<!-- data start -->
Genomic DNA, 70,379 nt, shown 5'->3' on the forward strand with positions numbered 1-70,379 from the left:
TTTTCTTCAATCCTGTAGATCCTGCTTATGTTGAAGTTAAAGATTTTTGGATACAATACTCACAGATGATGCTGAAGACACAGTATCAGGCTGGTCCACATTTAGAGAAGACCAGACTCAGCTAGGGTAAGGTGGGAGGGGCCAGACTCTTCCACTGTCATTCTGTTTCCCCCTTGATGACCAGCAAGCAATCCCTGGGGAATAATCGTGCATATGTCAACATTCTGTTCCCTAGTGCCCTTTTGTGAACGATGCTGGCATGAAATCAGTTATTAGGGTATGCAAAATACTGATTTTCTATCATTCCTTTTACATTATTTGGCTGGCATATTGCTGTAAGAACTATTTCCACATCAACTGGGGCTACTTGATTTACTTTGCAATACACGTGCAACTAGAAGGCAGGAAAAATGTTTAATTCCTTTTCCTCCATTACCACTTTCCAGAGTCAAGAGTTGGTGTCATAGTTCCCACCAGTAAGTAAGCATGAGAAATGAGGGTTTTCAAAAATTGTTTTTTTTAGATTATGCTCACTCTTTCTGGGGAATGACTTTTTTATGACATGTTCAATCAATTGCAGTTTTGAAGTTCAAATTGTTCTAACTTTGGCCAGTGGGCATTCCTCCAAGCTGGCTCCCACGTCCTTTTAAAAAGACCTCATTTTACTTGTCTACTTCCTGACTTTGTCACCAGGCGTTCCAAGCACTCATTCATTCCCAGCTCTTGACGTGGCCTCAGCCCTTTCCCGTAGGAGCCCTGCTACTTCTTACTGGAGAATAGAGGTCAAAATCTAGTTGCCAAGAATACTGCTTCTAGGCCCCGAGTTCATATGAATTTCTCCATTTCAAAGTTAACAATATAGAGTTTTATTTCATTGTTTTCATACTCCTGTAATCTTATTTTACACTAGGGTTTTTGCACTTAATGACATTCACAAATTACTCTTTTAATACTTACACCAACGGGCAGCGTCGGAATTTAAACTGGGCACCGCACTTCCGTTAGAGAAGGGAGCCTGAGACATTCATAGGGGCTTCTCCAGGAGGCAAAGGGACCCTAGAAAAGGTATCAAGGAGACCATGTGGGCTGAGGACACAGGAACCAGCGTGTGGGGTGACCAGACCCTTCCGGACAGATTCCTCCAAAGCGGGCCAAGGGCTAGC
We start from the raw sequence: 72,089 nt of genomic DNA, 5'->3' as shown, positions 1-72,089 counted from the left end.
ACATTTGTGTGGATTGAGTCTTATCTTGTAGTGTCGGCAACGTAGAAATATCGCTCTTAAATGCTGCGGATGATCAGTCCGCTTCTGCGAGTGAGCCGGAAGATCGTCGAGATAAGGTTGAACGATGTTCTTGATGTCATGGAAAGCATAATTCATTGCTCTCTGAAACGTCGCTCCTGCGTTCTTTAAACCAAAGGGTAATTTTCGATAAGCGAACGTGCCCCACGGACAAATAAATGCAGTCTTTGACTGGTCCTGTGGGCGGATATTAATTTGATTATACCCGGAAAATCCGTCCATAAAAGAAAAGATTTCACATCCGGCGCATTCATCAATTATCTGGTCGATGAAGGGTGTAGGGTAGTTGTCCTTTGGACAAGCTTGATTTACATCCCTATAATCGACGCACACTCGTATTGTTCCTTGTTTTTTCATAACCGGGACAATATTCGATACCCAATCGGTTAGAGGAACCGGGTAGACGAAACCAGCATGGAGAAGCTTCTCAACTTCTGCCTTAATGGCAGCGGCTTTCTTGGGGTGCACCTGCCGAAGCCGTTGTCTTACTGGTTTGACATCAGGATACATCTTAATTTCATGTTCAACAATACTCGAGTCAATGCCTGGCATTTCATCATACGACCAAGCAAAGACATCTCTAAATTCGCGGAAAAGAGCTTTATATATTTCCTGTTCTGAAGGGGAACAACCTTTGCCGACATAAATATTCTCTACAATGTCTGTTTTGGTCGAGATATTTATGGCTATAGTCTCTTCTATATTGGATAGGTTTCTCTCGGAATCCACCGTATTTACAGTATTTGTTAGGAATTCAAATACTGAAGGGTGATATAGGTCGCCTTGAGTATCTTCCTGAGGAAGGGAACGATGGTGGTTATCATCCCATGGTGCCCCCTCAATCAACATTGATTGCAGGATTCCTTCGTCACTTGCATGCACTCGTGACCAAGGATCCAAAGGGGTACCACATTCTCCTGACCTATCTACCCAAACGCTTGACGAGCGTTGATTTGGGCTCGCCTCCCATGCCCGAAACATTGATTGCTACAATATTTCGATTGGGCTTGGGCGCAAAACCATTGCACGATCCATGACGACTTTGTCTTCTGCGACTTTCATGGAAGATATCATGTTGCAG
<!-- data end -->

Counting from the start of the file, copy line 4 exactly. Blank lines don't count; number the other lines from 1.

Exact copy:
ACATTTGTGTGGATTGAGTCTTATCTTGTAGTGTCGGCAACGTAGAAATATCGCTCTTAAATGCTGCGGATGATCAGTCCGCTTCTGCGAGTGAGCCGGAAGATCGTCGAGATAAGGTTGAACGATGTTCTTGATGTCATGGAAAGCATAATTCATTGCTCTCTGAAACGTCGCTCCTGCGTTCTTTAAACCAAAGGGTAATTTTCGATAAGCGAACGTGCCCCACGGACAAATAAATGCAGTCTTTGACTGGTCCTGTGGGCGGATATTAATTTGATTATACCCGGAAAATCCGTCCATAAAAGAAAAGATTTCACATCCGGCGCATTCATCAATTATCTGGTCGATGAAGGGTGTAGGGTAGTTGTCCTTTGGACAAGCTTGATTTACATCCCTATAATCGACGCACACTCGTATTGTTCCTTGTTTTTTCATAACCGGGACAATATTCGATACCCAATCGGTTAGAGGAACCGGGTAGACGAAACCAGCATGGAGAAGCTTCTCAACTTCTGCCTTAATGGCAGCGGCTTTCTTGGGGTGCACCTGCCGAAGCCGTTGTCTTACTGGTTTGACATCAGGATACATCTTAATTTCATGTTCAACAATACTCGAGTCAATGCCTGGCATTTCATCATACGACCAAGCAAAGACATCTCTAAATTCGCGGAAAAGAGCTTTATATATTTCCTGTTCTGAAGGGGAACAACCTTTGCCGACATAAATATTCTCTACAATGTCTGTTTTGGTCGAGATATTTATGGCTATAGTCTCTTCTATATTGGATAGGTTTCTCTCGGAATCCACCGTATTTACAGTATTTGTTAGGAATTCAAATACTGAAGGGTGATATAGGTCGCCTTGAGTATCTTCCTGAGGAAGGGAACGATGGTGGTTATCATCCCATGGTGCCCCCTCAATCAACATTGATTGCAGGATTCCTTCGTCACTTGCATGCACTCGTGACCAAGGATCCAAAGGGGTACCACATTCTCCTGACCTATCTACCCAAACGCTTGACGAGCGTTGATTTGGGCTCGCCTCCCATGCCCGAAACATTGATTGCTACAATATTTCGATTGGGCTTGGGCGCAAAACCATTGCACGATCCATGACGACTTTGTCTTCTGCGACTTTCATGGAAGATATCATGTTGCAG